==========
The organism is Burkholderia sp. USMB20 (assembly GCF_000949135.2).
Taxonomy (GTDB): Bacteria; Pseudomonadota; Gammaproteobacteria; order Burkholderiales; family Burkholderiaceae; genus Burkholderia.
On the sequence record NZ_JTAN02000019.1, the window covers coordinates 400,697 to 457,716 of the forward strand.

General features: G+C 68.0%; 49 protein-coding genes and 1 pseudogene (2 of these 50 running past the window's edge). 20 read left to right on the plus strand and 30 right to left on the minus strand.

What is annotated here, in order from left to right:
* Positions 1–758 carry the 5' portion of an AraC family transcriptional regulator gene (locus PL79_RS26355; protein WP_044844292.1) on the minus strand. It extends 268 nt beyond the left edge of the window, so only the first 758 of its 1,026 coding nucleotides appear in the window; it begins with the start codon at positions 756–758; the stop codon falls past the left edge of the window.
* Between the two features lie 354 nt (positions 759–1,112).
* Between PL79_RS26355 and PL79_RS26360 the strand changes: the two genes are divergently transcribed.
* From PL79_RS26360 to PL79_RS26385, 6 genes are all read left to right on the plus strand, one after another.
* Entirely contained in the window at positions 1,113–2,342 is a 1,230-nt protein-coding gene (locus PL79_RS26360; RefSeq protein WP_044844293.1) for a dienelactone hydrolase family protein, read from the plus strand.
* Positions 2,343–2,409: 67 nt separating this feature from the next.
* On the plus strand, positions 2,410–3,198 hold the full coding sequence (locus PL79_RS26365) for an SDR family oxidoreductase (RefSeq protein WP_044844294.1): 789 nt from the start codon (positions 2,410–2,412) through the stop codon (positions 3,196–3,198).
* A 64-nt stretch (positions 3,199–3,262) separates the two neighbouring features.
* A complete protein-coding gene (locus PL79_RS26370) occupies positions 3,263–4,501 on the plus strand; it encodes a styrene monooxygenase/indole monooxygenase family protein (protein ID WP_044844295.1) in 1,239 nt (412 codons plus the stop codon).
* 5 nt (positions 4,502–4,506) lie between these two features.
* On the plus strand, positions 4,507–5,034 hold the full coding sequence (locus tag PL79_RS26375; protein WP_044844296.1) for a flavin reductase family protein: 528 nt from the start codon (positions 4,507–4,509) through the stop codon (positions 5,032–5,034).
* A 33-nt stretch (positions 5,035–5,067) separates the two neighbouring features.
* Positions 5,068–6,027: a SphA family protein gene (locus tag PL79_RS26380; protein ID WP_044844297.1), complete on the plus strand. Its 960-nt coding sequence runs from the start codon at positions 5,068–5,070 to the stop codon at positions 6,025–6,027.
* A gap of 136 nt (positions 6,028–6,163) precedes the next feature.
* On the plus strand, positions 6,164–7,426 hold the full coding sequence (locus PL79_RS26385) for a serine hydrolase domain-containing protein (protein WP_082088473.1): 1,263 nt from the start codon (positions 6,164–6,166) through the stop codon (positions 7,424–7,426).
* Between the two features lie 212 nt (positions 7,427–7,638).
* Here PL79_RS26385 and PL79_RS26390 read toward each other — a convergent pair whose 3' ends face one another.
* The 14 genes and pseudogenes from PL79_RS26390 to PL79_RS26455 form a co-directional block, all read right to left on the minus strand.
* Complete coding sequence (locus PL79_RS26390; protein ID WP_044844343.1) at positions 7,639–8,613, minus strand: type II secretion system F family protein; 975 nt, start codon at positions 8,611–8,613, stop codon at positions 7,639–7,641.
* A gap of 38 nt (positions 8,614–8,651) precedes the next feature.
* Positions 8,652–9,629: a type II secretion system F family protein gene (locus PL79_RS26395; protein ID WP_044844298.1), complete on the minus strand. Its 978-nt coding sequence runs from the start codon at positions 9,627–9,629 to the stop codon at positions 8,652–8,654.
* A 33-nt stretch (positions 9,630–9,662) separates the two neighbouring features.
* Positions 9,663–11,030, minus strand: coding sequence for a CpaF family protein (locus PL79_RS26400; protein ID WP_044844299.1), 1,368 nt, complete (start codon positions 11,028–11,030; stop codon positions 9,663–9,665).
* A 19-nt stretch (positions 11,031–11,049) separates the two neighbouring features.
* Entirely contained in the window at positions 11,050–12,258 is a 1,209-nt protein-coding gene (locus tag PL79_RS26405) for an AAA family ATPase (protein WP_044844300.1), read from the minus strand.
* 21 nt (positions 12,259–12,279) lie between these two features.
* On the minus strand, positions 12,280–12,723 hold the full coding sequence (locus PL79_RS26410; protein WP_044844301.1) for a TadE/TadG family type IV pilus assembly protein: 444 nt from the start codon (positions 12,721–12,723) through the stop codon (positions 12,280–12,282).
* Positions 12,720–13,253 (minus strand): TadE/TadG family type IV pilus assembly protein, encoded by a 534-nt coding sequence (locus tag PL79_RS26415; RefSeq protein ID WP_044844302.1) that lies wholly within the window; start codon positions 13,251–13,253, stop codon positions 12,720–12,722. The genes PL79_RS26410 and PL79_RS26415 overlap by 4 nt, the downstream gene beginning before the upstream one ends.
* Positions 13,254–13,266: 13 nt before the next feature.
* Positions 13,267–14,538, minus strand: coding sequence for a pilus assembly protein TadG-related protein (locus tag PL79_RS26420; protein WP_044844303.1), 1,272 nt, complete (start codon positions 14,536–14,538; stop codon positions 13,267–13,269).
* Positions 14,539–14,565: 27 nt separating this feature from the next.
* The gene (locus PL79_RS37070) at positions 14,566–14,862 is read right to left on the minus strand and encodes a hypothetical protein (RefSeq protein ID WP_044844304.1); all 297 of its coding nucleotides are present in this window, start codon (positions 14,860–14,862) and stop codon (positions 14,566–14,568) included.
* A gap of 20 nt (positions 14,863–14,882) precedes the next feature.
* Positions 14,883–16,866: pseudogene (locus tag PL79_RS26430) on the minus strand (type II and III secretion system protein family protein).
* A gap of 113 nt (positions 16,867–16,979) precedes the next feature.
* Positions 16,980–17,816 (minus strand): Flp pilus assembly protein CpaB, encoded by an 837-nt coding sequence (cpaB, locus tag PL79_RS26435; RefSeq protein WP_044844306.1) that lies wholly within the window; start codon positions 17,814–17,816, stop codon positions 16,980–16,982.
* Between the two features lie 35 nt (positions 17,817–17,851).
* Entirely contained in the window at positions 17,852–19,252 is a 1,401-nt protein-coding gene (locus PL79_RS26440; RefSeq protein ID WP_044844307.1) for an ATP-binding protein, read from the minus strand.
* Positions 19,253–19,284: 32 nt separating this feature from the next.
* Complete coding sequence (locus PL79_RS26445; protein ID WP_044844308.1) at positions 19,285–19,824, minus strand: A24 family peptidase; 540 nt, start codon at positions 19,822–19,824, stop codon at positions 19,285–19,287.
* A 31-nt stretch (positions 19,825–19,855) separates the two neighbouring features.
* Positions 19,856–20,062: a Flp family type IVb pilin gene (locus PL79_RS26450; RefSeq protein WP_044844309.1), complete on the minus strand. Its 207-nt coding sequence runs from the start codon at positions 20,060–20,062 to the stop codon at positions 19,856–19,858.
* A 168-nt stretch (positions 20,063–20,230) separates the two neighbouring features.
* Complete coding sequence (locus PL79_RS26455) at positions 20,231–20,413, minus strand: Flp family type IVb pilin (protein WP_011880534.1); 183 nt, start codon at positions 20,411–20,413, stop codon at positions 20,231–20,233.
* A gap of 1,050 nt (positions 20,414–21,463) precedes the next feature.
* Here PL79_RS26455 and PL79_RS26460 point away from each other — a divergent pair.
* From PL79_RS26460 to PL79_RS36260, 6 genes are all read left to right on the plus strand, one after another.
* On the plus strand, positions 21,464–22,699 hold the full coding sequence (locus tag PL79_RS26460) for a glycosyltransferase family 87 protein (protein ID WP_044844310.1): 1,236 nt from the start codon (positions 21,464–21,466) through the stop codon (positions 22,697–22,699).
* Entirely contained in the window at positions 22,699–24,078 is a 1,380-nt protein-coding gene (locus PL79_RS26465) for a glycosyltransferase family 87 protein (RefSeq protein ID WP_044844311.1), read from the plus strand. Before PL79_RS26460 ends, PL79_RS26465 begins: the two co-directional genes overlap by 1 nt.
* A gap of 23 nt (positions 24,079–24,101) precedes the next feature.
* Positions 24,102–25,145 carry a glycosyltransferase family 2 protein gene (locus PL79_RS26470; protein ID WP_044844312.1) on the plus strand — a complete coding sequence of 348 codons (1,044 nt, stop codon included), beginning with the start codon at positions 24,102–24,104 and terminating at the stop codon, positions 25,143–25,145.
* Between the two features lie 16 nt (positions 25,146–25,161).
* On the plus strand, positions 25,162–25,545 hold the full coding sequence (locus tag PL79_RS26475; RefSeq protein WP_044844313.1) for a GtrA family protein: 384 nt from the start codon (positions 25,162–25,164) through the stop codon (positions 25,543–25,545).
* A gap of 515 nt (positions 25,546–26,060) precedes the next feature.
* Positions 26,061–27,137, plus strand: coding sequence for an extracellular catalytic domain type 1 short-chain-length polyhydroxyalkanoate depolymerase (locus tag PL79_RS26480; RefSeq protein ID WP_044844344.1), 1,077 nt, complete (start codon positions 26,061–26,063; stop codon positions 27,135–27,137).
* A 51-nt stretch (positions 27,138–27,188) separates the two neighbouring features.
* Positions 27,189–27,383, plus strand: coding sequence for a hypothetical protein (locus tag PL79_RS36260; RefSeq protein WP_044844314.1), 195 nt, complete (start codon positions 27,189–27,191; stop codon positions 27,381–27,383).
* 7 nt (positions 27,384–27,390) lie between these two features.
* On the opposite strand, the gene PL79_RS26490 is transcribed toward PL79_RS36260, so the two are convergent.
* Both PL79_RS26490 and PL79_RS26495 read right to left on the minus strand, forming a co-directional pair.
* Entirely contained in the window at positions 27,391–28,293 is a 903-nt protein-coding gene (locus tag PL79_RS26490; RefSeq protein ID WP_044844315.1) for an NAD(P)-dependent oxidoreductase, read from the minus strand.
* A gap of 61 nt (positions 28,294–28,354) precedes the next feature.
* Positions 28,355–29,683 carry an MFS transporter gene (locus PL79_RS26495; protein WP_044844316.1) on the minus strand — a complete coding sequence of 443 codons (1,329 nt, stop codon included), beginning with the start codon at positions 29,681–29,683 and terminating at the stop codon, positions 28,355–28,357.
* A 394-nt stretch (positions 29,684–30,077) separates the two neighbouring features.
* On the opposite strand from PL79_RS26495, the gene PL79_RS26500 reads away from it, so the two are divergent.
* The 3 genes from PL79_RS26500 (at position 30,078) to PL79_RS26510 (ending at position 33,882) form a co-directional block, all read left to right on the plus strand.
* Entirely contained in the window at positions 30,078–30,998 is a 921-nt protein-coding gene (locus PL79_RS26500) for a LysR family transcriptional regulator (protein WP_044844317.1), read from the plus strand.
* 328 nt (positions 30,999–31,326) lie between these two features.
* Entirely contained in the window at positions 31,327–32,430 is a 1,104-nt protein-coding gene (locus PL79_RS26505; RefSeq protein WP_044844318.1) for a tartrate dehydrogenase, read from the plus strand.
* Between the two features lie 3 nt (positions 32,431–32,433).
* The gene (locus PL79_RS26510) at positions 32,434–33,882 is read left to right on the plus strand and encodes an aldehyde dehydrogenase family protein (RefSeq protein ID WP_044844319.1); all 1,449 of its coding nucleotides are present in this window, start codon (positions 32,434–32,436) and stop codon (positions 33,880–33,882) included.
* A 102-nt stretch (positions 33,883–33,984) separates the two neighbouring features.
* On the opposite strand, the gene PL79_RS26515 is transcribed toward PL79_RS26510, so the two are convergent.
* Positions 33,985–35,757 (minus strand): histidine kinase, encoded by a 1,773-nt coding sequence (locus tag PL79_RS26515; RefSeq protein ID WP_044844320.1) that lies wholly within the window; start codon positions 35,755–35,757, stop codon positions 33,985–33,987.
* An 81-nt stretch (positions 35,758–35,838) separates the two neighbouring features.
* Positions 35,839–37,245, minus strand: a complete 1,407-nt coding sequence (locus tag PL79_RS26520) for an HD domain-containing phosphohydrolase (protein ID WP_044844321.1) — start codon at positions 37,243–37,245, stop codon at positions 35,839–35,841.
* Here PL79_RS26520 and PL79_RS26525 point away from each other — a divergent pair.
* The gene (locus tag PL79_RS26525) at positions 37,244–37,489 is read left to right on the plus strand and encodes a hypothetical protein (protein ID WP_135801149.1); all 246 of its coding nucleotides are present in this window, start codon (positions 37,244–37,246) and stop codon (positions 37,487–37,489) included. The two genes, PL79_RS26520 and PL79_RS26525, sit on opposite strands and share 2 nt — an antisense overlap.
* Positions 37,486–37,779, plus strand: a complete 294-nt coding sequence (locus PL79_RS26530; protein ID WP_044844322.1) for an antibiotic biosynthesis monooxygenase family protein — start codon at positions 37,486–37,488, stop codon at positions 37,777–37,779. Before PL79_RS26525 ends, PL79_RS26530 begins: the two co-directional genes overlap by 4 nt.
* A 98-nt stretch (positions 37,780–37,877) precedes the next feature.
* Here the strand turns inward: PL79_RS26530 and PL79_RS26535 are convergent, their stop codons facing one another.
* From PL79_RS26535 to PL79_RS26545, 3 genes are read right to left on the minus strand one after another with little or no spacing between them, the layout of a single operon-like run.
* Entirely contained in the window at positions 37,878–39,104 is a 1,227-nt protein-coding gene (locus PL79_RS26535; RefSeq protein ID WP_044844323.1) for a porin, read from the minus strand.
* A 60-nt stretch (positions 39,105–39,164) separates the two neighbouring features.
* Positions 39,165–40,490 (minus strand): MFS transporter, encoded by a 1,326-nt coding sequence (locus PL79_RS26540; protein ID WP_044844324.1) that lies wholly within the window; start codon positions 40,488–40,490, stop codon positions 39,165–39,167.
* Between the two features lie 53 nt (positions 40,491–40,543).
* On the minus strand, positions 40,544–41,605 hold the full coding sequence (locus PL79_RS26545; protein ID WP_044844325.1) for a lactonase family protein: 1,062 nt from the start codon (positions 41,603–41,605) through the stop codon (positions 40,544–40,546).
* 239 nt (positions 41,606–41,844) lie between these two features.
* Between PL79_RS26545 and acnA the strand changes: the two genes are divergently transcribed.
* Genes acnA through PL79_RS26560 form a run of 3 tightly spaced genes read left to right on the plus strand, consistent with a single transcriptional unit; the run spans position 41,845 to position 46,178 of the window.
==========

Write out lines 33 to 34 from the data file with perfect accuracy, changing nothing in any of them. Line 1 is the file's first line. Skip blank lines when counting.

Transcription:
* Positions 12,720–13,253 (minus strand): TadE/TadG family type IV pilus assembly protein, encoded by a 534-nt coding sequence (locus tag PL79_RS26415; RefSeq protein ID WP_044844302.1) that lies wholly within the window; start codon positions 13,251–13,253, stop codon positions 12,720–12,722. The genes PL79_RS26410 and PL79_RS26415 overlap by 4 nt, the downstream gene beginning before the upstream one ends.
* Positions 13,254–13,266: 13 nt before the next feature.